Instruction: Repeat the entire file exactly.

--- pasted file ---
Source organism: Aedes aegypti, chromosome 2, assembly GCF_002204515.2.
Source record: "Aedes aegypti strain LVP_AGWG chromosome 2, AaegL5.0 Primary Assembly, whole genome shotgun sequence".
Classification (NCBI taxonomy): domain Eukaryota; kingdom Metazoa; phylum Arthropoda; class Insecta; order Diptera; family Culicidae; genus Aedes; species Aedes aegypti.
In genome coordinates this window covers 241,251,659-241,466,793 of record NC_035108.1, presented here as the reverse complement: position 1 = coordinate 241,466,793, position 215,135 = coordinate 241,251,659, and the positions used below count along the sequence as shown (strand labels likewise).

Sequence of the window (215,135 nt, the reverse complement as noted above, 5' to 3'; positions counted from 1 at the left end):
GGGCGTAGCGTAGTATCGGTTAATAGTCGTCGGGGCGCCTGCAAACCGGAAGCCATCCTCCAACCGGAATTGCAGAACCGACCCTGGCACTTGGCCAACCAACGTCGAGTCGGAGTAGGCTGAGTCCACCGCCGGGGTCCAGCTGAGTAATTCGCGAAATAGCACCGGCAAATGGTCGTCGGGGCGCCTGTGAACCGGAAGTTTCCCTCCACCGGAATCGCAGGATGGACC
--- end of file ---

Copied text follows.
Source organism: Aedes aegypti, chromosome 2, assembly GCF_002204515.2.
Source record: "Aedes aegypti strain LVP_AGWG chromosome 2, AaegL5.0 Primary Assembly, whole genome shotgun sequence".
Classification (NCBI taxonomy): domain Eukaryota; kingdom Metazoa; phylum Arthropoda; class Insecta; order Diptera; family Culicidae; genus Aedes; species Aedes aegypti.
In genome coordinates this window covers 241,251,659-241,466,793 of record NC_035108.1, presented here as the reverse complement: position 1 = coordinate 241,466,793, position 215,135 = coordinate 241,251,659, and the positions used below count along the sequence as shown (strand labels likewise).

Sequence of the window (215,135 nt, the reverse complement as noted above, 5' to 3'; positions counted from 1 at the left end):
GGGCGTAGCGTAGTATCGGTTAATAGTCGTCGGGGCGCCTGCAAACCGGAAGCCATCCTCCAACCGGAATTGCAGAACCGACCCTGGCACTTGGCCAACCAACGTCGAGTCGGAGTAGGCTGAGTCCACCGCCGGGGTCCAGCTGAGTAATTCGCGAAATAGCACCGGCAAATGGTCGTCGGGGCGCCTGTGAACCGGAAGTTTCCCTCCACCGGAATCGCAGGATGGACC